I was asked to testify at the hearing. If I had been able to put together a panel, I would have rushed to do so. In spite of our differences in interpretation, Andrea Custer is as dedicated to the South Cavalry Field as I am, and she is also opposed to the project. Unfortunately, she had a professional obligation out of town. J. D. Petruzzi was scheduled to have hand surgery today. I couldn’t put together a panel, …
With my deep gratitude to regular reader Christ Liebegott, who brought this to my attention in a comment to yesterday’s post, I give you some more compelling arguments as to why a Gettysburg casino is a really bad idea….
From the August 7 edition of The Pittsburgh Tribune-Review newspaper:
Rivers Casino short of revenue projections
By Rick Stouffer
Saturday, August 7, 2010
One year after its grand opening, Rivers Casino is performing woefully short of its own revenue projections and estimates by the state Gaming Control Board, and industry watchers and rating agencies are concerned.
Standard & Poor’s Ratings Services, which follows the casino’s fortunes for investors in the parent company’s debt, downgraded the North Shore casino’s
From the June 28, 2010 edition of Fredericksburg Daily, I am pleased to report another important preservation victory at Brandy Station:
Brandy Station win
Another victory for preservationists at Brandy Station
Date published: 7/28/2010
IMAGINE: It could have been a 3.4-million-square-foot development of condominiums, a multiplex theater, a water park, an equestrian center, a hotel and asphalt, lots of asphalt. Instead, thanks to some generous landowners, 443 acres in Culpeper County, part of the Brandy Station battlefield, has been preserved.
The property, owned by brothers Chuck and Pete Gyory, joins another piece of battlefield land–349 acres owned by Beauregard Farms LP–placed in conservation easements. These two parcels bring the total property in Culpeper and Western Fauquier counties donated by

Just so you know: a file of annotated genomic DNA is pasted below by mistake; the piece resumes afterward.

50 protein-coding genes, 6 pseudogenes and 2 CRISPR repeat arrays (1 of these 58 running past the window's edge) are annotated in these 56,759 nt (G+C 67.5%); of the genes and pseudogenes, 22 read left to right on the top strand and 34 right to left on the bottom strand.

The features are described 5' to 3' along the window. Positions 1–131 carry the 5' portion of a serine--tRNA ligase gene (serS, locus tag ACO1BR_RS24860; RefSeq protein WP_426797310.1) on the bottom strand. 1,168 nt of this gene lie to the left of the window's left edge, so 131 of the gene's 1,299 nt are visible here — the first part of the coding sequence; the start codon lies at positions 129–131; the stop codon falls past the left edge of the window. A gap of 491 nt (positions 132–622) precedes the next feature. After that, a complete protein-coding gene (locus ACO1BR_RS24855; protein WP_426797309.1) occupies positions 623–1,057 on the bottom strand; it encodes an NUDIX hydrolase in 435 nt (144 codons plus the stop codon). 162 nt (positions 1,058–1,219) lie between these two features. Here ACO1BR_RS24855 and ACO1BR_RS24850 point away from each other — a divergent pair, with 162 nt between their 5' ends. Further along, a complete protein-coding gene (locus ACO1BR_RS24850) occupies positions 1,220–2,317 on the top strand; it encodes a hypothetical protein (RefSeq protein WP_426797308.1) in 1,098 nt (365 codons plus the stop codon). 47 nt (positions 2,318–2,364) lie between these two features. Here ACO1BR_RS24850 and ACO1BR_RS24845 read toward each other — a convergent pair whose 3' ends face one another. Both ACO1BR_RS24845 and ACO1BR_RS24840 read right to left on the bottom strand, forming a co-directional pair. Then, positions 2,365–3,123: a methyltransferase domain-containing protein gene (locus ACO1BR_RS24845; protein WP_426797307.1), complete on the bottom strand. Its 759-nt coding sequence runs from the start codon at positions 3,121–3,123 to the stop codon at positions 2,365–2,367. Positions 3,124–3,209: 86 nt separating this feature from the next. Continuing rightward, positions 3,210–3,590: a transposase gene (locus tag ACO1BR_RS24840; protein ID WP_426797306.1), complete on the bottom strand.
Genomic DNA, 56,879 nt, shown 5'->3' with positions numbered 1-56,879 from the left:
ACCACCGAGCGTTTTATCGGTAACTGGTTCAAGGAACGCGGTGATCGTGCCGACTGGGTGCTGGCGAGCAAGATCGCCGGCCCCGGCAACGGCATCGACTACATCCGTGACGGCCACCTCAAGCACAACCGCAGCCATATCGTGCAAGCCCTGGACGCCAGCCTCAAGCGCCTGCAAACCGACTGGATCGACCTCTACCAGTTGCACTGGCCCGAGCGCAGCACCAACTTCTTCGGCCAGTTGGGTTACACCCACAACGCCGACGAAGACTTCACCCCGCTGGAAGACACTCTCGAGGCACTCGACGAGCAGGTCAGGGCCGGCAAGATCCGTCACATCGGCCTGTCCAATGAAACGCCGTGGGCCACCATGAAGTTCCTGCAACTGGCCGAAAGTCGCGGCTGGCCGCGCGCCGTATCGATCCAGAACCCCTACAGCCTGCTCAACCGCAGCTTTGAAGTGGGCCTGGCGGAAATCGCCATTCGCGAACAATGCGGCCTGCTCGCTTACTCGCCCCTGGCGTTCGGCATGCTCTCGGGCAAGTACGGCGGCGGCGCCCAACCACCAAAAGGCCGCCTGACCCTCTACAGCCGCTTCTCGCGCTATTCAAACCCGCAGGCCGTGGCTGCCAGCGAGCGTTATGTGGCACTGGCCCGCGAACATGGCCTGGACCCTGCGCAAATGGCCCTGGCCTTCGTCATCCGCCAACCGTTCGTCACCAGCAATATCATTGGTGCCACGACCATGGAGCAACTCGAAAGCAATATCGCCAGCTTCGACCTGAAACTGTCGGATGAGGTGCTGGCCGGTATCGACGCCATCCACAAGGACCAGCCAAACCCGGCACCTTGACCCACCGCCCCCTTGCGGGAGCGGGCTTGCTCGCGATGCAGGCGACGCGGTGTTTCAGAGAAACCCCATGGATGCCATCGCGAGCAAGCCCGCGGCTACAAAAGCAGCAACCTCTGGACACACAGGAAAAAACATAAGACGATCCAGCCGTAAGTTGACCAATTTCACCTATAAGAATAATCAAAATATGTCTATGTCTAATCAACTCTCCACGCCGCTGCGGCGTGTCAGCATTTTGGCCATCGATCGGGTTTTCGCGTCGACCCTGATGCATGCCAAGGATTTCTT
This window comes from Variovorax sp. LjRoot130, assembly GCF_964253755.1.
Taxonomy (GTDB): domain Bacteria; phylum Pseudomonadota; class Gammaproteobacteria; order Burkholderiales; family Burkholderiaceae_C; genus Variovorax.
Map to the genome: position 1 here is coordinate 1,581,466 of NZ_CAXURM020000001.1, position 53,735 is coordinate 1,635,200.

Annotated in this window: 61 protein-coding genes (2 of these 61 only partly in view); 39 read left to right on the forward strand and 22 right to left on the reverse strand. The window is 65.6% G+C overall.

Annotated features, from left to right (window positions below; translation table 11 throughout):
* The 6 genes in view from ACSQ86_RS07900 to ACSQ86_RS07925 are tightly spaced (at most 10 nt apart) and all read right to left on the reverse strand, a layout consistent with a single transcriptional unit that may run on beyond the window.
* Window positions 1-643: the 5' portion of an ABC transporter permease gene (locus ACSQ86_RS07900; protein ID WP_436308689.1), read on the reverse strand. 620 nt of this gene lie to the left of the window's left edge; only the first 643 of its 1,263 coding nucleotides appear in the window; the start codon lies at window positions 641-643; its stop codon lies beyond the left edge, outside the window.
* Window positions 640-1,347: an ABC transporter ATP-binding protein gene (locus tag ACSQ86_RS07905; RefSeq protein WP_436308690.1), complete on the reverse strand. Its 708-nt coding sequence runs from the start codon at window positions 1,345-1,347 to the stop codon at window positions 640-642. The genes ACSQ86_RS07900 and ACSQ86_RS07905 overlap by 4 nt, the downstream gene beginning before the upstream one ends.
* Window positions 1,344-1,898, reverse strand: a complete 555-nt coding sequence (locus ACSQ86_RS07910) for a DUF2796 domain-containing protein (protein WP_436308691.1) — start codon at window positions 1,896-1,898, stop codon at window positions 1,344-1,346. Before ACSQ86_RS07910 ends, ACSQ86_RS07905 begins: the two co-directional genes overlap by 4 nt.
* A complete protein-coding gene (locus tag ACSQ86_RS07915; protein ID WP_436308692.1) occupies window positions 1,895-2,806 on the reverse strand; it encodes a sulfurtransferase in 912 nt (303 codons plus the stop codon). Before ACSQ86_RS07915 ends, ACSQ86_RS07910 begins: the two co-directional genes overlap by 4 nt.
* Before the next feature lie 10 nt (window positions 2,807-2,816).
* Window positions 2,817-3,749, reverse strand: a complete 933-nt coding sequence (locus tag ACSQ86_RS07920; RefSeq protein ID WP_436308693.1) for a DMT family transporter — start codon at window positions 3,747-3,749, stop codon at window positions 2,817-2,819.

I was gone for two straight long weekends. Both were spent stomping battlefields, and there was one common theme through both: beastly heat and high humidity. That sort of heat saps your energy and your strength.
The first trip:
I flew to St. Louis on Thursday, July 15, and my friend Mike Noirot picked me up at the airport. We had lunch at a really neat microbrewery in St. Charles, which is a growing suburb of St. Louis, and then, after checking into my hotel, we went to check out some of the famous Civil War graves in St. Louis, and there are plenty of them worth visiting.
Our first stop was at Calvary Cemetery, where we visited the …
I was asked this question:
When did Albert Jenkins’ cavalry brigade arrive on the battlefield at Gettysburg? Could part of the reasoning on Lee’s and/or Ewell’s part have been to keep Governor-elect Billy Smith out of harm’s way, thus using his brigade to watch the flank? Or, did they not trust Jenkins’ brigade? Or, maybe a little of both?
Here’s my answer:
Good questions all.
Let me answer the last one first. The Gettysburg Campaign was the first so-called “regular” service of Jenkins’ command, which had been considered to be partisan rangers prior. They were largely an undisciplined and unproven commodity. In addition, they were not armed with normal cavalry weapons. Instead, they carried two-band Enfield muzzle-loaders, which meant that